Generally, you will need to look for the shared libraries that Linux binaries depend on only the first few times that you install a Linux program on your NetBSD system. After a while, you will have a sufficient set of Linux shared libraries on your system to be able to run newly imported Linux binaries without any extra work.

Setting up shared libraries

How to get to know which shared libraries Linux binaries need, and where to get them? Basically, there are 2 possibilities (when following these instructions: you will need to be root on your NetBSD system to do the necessary installation steps).
  1. For i386, you can simply install the SuSE shared libs using the pkgsrc/emulators/suse100_linux package(s). On PowerPC ports, the pkgsrc/emulators/linuxppc_lib will install the needed libraries. If you are on other platforms, or this doesn't supply you with all the needed libraries, read on.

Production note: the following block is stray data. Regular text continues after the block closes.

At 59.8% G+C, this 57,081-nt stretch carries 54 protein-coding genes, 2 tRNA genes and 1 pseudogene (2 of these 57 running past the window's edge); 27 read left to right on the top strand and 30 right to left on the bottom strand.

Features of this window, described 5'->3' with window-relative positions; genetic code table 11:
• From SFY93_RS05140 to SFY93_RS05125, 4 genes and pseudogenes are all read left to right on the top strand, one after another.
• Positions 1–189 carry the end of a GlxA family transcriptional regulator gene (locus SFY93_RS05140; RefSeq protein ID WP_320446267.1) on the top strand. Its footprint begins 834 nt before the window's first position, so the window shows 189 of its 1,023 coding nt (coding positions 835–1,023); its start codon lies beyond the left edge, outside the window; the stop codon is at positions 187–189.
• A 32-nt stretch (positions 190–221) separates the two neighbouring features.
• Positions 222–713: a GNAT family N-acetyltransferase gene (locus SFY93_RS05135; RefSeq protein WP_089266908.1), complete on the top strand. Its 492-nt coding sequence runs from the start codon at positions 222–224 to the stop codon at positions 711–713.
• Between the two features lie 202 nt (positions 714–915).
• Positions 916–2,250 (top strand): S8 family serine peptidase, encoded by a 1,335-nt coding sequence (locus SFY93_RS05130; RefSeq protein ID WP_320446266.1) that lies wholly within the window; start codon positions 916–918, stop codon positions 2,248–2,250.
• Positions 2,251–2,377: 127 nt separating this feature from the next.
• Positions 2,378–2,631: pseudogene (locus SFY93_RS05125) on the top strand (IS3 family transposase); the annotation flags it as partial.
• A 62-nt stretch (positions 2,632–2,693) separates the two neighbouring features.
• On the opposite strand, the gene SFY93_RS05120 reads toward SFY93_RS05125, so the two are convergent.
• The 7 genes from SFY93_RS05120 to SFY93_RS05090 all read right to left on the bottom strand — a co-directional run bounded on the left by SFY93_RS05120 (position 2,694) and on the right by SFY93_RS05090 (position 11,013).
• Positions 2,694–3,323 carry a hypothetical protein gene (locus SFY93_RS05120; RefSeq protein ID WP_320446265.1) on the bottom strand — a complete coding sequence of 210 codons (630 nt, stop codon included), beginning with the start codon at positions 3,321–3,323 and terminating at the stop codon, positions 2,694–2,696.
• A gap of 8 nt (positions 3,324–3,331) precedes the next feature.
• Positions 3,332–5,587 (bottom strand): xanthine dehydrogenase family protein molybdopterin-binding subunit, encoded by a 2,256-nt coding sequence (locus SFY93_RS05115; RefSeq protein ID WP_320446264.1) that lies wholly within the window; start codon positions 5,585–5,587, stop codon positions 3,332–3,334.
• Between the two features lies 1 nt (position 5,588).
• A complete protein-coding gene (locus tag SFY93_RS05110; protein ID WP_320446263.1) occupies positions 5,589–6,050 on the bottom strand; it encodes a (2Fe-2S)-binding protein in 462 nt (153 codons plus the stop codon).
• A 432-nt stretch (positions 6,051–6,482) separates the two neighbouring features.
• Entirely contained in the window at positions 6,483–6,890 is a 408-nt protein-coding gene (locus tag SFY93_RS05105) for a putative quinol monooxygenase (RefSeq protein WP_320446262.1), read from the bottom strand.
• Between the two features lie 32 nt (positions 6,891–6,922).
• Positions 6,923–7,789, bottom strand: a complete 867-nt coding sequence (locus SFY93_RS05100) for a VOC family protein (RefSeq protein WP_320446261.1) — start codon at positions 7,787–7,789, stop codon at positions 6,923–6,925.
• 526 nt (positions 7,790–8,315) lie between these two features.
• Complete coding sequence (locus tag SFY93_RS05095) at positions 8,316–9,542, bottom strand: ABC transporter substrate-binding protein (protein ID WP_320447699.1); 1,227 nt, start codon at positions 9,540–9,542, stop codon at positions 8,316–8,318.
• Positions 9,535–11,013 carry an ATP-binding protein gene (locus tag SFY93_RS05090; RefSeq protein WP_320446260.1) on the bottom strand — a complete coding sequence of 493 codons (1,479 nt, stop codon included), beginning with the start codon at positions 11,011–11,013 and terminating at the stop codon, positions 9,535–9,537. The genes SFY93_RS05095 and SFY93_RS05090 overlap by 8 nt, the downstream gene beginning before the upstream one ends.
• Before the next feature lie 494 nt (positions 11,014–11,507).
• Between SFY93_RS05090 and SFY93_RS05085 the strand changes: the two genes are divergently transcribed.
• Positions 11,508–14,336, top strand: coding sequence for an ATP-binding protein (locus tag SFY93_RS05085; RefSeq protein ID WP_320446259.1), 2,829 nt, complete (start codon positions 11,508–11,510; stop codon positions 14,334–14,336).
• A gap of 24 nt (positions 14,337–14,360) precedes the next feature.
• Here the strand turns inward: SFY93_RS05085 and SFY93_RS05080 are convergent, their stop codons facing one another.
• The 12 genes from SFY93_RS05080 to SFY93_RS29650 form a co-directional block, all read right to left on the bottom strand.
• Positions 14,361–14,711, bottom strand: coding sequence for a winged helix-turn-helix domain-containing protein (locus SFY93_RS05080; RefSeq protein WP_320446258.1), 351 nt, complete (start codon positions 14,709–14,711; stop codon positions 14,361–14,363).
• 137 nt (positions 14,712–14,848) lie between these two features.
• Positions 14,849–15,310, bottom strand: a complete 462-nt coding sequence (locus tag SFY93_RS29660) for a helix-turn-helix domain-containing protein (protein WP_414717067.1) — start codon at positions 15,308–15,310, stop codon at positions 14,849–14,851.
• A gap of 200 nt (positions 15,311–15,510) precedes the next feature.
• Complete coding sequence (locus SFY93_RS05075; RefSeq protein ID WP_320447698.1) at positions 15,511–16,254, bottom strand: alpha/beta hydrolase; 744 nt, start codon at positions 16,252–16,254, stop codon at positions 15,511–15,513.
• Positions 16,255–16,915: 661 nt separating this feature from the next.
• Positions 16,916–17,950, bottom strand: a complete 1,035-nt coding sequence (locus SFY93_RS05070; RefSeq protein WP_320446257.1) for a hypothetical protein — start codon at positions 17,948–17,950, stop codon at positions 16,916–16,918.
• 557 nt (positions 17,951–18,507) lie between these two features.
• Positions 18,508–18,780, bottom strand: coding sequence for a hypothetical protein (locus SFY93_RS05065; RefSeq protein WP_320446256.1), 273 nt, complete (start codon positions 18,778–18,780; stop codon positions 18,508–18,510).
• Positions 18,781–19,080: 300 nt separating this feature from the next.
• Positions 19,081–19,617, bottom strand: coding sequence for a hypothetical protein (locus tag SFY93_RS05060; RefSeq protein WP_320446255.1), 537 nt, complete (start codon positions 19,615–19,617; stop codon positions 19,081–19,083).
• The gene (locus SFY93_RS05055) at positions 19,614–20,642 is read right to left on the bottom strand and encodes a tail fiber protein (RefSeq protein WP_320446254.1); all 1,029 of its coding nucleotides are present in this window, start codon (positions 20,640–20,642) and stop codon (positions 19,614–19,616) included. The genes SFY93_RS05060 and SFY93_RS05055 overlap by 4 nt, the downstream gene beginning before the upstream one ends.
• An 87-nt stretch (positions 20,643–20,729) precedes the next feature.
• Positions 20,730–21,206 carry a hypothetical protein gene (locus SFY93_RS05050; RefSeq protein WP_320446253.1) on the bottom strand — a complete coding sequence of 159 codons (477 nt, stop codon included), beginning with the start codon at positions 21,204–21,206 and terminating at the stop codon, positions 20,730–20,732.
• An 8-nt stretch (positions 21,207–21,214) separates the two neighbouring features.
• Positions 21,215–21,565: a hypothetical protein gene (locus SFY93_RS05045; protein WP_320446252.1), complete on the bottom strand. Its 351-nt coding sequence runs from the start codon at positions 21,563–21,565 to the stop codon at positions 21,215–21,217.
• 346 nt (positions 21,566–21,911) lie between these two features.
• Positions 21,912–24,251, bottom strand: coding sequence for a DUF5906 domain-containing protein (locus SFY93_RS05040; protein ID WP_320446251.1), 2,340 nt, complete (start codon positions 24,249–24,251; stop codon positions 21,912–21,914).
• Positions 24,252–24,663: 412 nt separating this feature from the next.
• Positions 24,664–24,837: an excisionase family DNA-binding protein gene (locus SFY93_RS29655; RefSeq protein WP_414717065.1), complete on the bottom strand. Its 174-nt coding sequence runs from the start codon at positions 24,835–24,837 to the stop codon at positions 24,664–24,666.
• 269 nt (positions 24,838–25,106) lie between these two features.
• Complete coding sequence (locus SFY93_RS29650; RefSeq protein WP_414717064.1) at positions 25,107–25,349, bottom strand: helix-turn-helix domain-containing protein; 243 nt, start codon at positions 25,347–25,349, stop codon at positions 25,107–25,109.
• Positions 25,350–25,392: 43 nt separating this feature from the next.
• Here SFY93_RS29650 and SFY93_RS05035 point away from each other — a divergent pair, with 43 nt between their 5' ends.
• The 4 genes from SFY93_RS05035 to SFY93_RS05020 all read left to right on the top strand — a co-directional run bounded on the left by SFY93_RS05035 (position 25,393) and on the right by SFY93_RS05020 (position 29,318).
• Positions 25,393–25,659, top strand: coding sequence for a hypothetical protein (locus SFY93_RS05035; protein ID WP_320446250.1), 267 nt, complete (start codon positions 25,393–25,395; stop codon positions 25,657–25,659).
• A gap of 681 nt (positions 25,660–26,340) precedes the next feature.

2. You have access to a Linux system. In this case you can temporarily install the binary there, see what shared libraries it needs, and copy them to your NetBSD system. Example: you have just ftp-ed the Linux binary of Doom. Put it on the Linux system you have access to, and check which shared libraries it needs by running ‘ldd linuxxdoom’:

    (me@linux) ldd linuxxdoom  (DLL Jump 3.1) => /usr/X11/lib/  (DLL Jump 3.1) => /usr/X11/lib/  (DLL Jump 4.5pl26) => /lib/

    You would need go get all the files from the last column, and put them under /emul/linux, with the names in the first column as symbolic links pointing to them. This means you eventually have these files on your NetBSD system:

    • /emul/linux/usr/X11/lib/
    • /emul/linux/usr/X11/lib/ (symbolic link to the above)
    • /emul/linux/usr/X11/lib/
    • /emul/linux/usr/X11/lib/ (symbolic link to the above)
    • /emul/linux/lib/
    • /emul/linux/lib/ (symbolic link to the above)

    Note that if you already have a Linux shared library with a matching major revision number to the first column of the ldd(1) output, you won't need to copy the file named in the last column to your system, the one you already have should work. It is advisable to copy the shared library anyway if it is a newer version, though. You can remove the old one, as long as you make the symbolic link point to the new one. So, if you have these libraries on your system: